), and cells from SOCS-1–deficient mice exhibit enhanced insulin sensitivity (30
). Conversely, in obesity, SOCS-1 and SOCS-3 are increased in liver, muscle, and fat coincident with reduced tyrosine phosphorylation of IRS proteins. We report for the first time the pattern of SOCS family mRNA expression in human adipose and a marked and selective induction of adipose SOCS proteins during endotoxemia; SOCS-1 and SOCS-3 were increased with no effect of SOCS-2 and SOCS-6. Our findings suggest that induction of SOCS-3 in adipose may be an important molecular mechanism of IR in human inflammatory states (31
The in vivo effect of inflammation on insulin receptor signaling in human adipose is unknown. The insulin receptor, a transmembrane dimeric protein with intrinsic kinase activity, recruits IRS proteins upon insulin binding. Tyrosine phosphorylation of IRS proteins activates phosphatidylinositol-3-kinase, leading to AKT phosphorylation and GLUT4 mobilization (32
). Inflammatory kinases including IKKβ (5
), JNK (5
), PKCs (6
), and JAK-STATs attenuate insulin signaling in adipocytes and in rodent models. These kinases induce serine phosphorylation of IRS-1, which inhibits IRS-1 tyrosine phosphorylation during insulin signaling (32
). We found tissue-specific IRS expression and downregulation of adipose IRS-1 protein coincident with reduced IRS-1 mRNA. Our data also suggest species heterogeneity in the pattern of adipose IRS expression with more abundant IRS-2 in human adipose compared with that reported in rodents (32
). The effect of endotoxemia on IRS-1 protein levels is one of several mechanisms by which endotoxemia may impair insulin signaling in human adipose. Remarkably, changes in several mRNAs in whole blood paralleled that in adipose (e.g., IL-6, MCP1, SOCS-1, and SOCS-3). However, inflammation appears to modulate specific insulin signaling–related proteins (insulin receptor, SOCS-2 and SOCS-6, and IRS-2) in a tissue-specific manner. This should prompt caution in extrapolating tissue-specific effects from global characterization of whole-blood mRNAs.
Overall, endotoxemia induces IR in humans following modulation of adipose tissue inflammatory and insulin signal pathways in vivo. While adipose dysfunction in genetically and environmentally susceptible patients may increase inflammation, experimental endotoxemia may also induce adipose inflammation and subsequent adipocyte dysfunction, which then leads to IR. However, our study has several limitations. While we have not definitively proven that adipose inflammation is causal in systemic IR during endotoxemia, our work provides proof of principle that inflammation-induced systemic IR emerges after inflammatory modulation of adipose insulin signaling in humans. We emphasize the need for specific study of the chronic low-grade human inflammation observed in obesity, metabolic syndrome, and type 2 diabetes. Our approach to study insulin sensitivity using the FSIGT-derived Si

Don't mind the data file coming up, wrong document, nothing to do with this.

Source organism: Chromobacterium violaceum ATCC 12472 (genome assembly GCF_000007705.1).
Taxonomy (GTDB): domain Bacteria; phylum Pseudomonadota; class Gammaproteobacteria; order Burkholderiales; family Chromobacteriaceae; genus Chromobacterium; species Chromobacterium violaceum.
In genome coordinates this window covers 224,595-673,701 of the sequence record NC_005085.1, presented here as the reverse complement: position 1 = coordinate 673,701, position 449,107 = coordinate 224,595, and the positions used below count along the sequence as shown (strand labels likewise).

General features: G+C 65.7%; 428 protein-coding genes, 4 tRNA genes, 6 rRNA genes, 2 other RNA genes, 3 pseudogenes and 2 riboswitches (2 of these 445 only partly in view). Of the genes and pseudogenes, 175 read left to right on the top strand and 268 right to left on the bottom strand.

at 24 h post-LPS is limited in that we cannot differentiate various contributions of changes in hepatic and peripheral insulin sensitivity versus the total body change and cannot define the kinetics of the development and resolution of IR. However, we utilized the FSIGT Si
as a sensitive measure of peripheral IR and combined this with the HOMA-IR that correlates best with measures of hepatic insulin sensitivity (24
). Furthermore, FSIGT enabled examination of whether pancreatic β-cell function changes during inflammation-induced IR, while the hyperinsulinemic-eugylemic clamp does not. We acknowledge that inflammatory effects are likely to occur in liver and in skeletal muscle during endotoxemia and that these could impact systemic IR. Indeed, our HOMA-IR data and our FSIGT data support both hepatic and peripheral IR consistent with published euglycemic clamp studies. Detailed examination of changes in skeletal muscle and greater study of adipose tissue inflammation and function in relationship to the kinetics of IR is warranted in future studies. Despite these limitations, our study provides the first tissue level data on evoked inflammatory pathways in human IR.
Finally, endotoxemia may not represent accurately the pathophysiology of chronic inflammatory, insulin-resistant disease states. Several lines of evidence, however, support its relevance to the pathophysiology of IR in humans. First, an inflammatory IR and metabolic dyslipidemia emerges clinically during acute sepsis (11
) and chronic infections (34
). Second, we and others have shown that cytokine/adipokine (10
), acute-phase reactant responses, and lipoprotein changes (36
) observed acutely during experimental endotoxemia resemble those chronically observed in the metabolic syndrome. Third, gene manipulation and drug targeting of the TLR-4 (2
) and nuclear factor κB (5
) have provided proof of concept that modulation of innate immune signaling attenuates IR and type 2 diabetes in dietary and obesity models. Last, and directly relevant to the effect on adipose, we recently demonstrated that endotoxemia induces gene expression responses in subcutaneous adipose (40
) that are remarkably similar to the changes observed in visceral adipose in insulin-resistant states (41
Human endotoxemia induces systemic IR but not pancreatic β-cell dysfunction. Remarkably, evoked adipose inflammation and modulation of adipose insulin signal pathways, similar to some of those described in rodent models of diet-induced obesity and IR, precede the emergence of systemic IR in humans. Our findings suggest specific targets in humans that warrant further mechanistic focus. For example, induction of specific SOCS proteins and downregulation of IRS-1 are likely to play roles in the inflammatory induction of adipose and systemic IR in humans. This work also provides a human experimental model for studies of novel therapeutics targeting systemic and adipose inflammation in IR and its metabolic consequences.